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  • Spontaneous Muscle Release Technique

    Spontaneous Muscle Release Technique

    SMRT stands for Spontaneous Muscle Release Technique, which is a positional release modality. When teaching SMRT, we do not subscribe to protocols. Each client is different and in need of a treatment that fits their body story and their individual needs. A student/therapist recently said this: “I so, so, so appreciate the fact that you do not teach SMRT through a series of protocols. I work with people with special needs and have never found a protocol that is effective for them. Everything has to be modified. Just the teaching of SMRT helps me to think out of the box and modify for them. Thank you!”

    It’s Magic!

    SMRT can be used alone or integrated into all types of treatments. Recent feedback about the integration of SMRT includes: “I do primarily MET (Muscle Energy Technique) and found that SMRT works amazing well with it. It really takes my MET work to the next level.” “I am a myofascial therapist and SMRT is my favorite thing to combine with MFR! SMRT absolutely enhances my MFR!” “Okay, so I was doing a Thai mat session and a client’s shoulder felt stuck. She said it was painful, but felt like it needed to be stretched. I stopped and did an SMRT position. Then I went back to what I was doing for the shoulder, and, like magic, her shoulder opened! She said, wow that really made a difference!” “Deep tissue is what I do almost exclusively, and I have taken many, many deep tissue classes. I have never been deeper into the body than I am when I use SMRT with my deep tissue. And it is so much easier on me!! SMRT rocks!!!”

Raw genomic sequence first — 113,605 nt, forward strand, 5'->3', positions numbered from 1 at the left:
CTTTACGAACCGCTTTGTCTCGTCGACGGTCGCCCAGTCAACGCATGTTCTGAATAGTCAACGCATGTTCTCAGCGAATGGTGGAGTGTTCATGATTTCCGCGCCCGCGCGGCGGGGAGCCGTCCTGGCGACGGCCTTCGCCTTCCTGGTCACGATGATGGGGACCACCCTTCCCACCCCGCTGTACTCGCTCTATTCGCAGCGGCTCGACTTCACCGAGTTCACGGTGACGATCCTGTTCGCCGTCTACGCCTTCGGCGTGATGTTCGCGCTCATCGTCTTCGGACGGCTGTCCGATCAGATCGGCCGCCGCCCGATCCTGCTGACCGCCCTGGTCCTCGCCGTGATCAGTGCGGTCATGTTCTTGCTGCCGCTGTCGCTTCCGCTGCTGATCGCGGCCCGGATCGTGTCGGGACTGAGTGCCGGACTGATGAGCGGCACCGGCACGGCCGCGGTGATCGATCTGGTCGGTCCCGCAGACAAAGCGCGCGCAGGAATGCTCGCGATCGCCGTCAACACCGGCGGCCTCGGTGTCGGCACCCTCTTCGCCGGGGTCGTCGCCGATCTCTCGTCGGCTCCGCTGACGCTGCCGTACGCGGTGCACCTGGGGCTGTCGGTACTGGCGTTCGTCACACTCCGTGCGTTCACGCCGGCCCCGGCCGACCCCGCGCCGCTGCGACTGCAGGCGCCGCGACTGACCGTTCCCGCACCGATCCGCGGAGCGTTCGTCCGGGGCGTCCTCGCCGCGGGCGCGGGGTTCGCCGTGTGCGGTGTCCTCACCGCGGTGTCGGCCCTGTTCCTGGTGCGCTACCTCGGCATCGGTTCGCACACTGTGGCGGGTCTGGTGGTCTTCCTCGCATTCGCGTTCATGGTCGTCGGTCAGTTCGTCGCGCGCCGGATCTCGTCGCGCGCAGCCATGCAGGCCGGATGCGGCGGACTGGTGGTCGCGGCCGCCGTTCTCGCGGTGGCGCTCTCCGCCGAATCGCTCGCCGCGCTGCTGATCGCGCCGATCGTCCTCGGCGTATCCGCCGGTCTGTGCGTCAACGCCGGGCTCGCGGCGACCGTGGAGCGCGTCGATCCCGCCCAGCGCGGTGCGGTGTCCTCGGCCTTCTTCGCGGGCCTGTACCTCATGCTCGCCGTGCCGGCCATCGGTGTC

Join us!

    We use SMRT on clients with a variety of pathologies or issues. For example: I have several clients with EDS (Ehlers-Danlos Syndrome), which can lead to laxity of ligaments and skin. For these clients, I do SMRT positions, but hold them for less time. They report finding that this is the best treatment they have found for their EDS symptoms. A recent student/therapist works with stroke victims. We had a conversation about how to use SMRT for someone who has had a stroke. I said, do the positions and hold them longer, closer to one minute. She told me recently that she is doing SMRT and holding the positions 60-75 seconds and getting amazing results. A client with a nerve impingement at the ankle reported regaining much of the sensation in her foot after one session. Another student/therapist told me she had spectacular results with trigger finger with a client who has not been able to get any relief for her trigger finger in almost 5 years.

    Start your SMRT journey now by registering for any of the following classes or purchasing video courses. https://efullcircle.com/
    LIve course locations:
    Omaha, NE – May 18-20, 2018
    Asheville, NC – May 26-28, 2018
    Moorhead, MN – June 1-3, 2018
    Boise, ID – June 22-24, 2018
    Palatine, IL – June 22-24, 2018
    Rochester, NY – July 13-15, 2018
    Wilmington, NC – August 3-5, 2018
    Madison, WI – August 17-19, 2018
    Pittsburgh, PA – August 24-26, 2018
    Columbus, OH – September 7-9, 2018
    Kansas City, MO – September 14-16, 2018
    Raleigh, NC – September 21-23, 2018
    Albany, NY – October 5-7, 2018
    Portland, OR – October 12-14, 2018
    Salt Lake City, UT – October 12-14, 2018
    Dewey Beach, DE – November 2-4, 2018
    Kalamazoo, MI – November 9-11, 2018